Howard Wilkinson

Political Reporter

Howard Wilkinson joined the WVXU News Team after 30 years of covering local and state politics for The Cincinnati Enquirer. A native of Dayton, Ohio, Wilkinson has covered every Ohio governor’s race since 1974 as well as 12 presidential nominating conventions. His streak continued by covering both the 2012 Republican and Democratic conventions for 91.7 WVXU. Along with politics, Wilkinson also covered the 2001 Cincinnati race riots; the Lucasville Prison riot in 1993; the Air Canada plane crash at the Cincinnati/Northern Kentucky International Airport in 1983; and the 1997 Ohio River flooding. The Cincinnati Reds are his passion. "I've been listening to WVXU and public radio for many years, and I couldn't be more pleased at the opportunity to be part of it,” he says.

In 2012, the Society of Professional Journalists inducted Wilkinson into the Cincinnati Journalism Hall of Fame. 

Wilkinson appears on  Cincinnati Edition, blogs on politics and more, and writes the weekly column Politically Speaking at

Ways to Connect

Howard Wilkinson / WVXU

Former State Representative Peter Beck, once one of the most powerful legislators in Ohio, was led out of a Hamilton County Common Pleas Courtroom Thursday morning in handcuffs after being sentenced to four years in prison.

Hamilton County Sheriff's Department

Former University of Cincinnati Police Officer Ray Tensing will face trial on November 16 on a charge of murder.

WVXU politics reporter Howard Wilkinson talked with Ann Thompson Monday morning about the seeming rise of John Kasich's presidential ambitions; and the fact that Kentucky's Rand Paul appears to have a campaign stalled in neutral. 

August has not been kind to Rand Paul, Kentucky’s junior senator and one of 17 contenders for the Republican presidential nomination.

In fact, August has been downright rude to Paul.

Not much has gone right for Paul lately.

Pot Legalization Initiative To Appear On November Ballot

Aug 13, 2015
Wikimedia Commons

For the first time ever, an initiative to legalize marijuana is set to go before Ohio voters.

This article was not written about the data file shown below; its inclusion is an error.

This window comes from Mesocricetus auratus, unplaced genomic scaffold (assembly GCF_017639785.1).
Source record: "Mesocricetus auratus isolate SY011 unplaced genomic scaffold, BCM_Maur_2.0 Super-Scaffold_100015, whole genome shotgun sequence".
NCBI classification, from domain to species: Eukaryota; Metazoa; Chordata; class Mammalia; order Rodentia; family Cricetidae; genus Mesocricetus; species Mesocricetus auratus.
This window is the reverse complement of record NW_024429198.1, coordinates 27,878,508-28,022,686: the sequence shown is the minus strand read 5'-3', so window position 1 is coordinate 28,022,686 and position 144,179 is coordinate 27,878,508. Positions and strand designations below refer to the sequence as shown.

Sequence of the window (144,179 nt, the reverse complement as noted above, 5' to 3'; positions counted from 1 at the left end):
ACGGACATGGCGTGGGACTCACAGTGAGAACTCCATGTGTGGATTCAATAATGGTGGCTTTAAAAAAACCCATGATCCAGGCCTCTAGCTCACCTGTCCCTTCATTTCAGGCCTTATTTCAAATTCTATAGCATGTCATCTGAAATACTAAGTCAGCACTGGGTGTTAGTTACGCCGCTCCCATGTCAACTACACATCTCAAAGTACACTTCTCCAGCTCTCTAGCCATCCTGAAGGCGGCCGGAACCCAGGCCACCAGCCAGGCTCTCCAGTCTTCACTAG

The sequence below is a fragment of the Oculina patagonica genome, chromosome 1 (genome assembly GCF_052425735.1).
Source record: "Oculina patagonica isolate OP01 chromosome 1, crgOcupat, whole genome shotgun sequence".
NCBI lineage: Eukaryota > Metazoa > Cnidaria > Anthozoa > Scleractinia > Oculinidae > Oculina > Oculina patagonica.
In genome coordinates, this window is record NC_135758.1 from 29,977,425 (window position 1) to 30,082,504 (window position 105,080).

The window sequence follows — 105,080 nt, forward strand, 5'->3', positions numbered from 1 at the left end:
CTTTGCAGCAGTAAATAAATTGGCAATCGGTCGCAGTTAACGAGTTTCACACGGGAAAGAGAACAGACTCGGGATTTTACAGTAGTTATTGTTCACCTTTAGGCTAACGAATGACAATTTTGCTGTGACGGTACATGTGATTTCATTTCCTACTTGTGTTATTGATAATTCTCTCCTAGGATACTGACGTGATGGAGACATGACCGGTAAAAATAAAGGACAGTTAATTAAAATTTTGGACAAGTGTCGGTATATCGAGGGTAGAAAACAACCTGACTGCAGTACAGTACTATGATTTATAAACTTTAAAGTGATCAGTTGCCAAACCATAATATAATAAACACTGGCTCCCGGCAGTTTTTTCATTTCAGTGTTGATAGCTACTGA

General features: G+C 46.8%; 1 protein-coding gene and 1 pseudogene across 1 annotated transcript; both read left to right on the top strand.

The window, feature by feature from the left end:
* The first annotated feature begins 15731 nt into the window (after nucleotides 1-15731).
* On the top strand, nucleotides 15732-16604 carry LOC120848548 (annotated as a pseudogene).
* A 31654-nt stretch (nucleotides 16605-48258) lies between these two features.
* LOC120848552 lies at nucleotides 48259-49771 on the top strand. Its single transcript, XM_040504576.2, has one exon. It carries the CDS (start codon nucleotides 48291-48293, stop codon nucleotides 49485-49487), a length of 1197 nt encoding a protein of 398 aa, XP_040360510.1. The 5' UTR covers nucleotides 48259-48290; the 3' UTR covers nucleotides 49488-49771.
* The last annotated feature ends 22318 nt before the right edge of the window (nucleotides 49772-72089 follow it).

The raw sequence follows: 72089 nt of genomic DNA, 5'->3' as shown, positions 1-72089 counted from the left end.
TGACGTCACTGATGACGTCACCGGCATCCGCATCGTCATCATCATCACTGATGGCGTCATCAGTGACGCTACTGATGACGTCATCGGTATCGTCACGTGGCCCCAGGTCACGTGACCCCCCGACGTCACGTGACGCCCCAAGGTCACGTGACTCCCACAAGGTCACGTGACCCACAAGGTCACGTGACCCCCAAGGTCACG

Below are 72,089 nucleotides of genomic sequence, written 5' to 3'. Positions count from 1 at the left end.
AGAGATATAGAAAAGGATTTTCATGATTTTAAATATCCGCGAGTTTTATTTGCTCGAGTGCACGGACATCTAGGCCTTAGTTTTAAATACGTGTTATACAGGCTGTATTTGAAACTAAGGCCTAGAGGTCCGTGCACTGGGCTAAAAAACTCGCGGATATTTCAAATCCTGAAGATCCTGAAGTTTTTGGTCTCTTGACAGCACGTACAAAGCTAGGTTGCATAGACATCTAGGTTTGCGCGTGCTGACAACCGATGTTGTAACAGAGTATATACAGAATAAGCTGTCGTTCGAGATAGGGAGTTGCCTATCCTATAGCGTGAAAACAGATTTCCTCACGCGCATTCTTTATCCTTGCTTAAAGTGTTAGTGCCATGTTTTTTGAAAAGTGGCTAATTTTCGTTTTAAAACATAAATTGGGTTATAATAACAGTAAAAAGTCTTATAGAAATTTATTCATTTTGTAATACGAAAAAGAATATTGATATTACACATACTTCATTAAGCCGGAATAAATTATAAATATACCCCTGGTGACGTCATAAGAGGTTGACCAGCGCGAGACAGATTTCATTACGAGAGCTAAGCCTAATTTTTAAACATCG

Jill P. Meyer, member-in-charge of the Frost Brown Todd law firm’s Cincinnati office, has been named the new president and CEO of the Cincinnati USA Regional Chamber of Commerce.

Ohio will obviously be a key state in next year's presidential election, but it will also have a key role to play in the battle for control of the U.S. Senate. WVXU politics reporter Howard Wilkinson talked Monday morning with news director Maryanne Zeleznik about that already contentious race. 

There are many odd things about this battle within the ranks of Ohio Democrats over the U.S. Senate seat, with 30-year-old P.G. Sittenfeld, the council member from Cincinnati, taking on the 74-year-old former governor and congressman, Ted Strickland.

First, there is the fact that Sittenfeld, despite having the entire Ohio Democratic Party structure lined up against him, and the national party too, shows absolutely no sign of dropping out of the race against Strickland who has the lead not only in name recognition but in money raised.

But that’s not the strangest thing.

Voters in Clermont County's village of Bethel rejected an additional tax levy for police protection Tuesday, while voters in Mount Healthy and Saint Bernard approved tax levy renewals.

Tuesday was a special election day in Ohio, but there were only three issues on the ballot in southwest Ohio.

Nearly 64 percent of the voters who showed up at polling places in Bethel voted against the 8 mill levy.

Tuesday’s an election day in Ohio, but very few voters in southwest Ohio will find that their polling places are open.

Ohio has 88 counties, but there are only 12 issues on the ballot in 11 of those counties.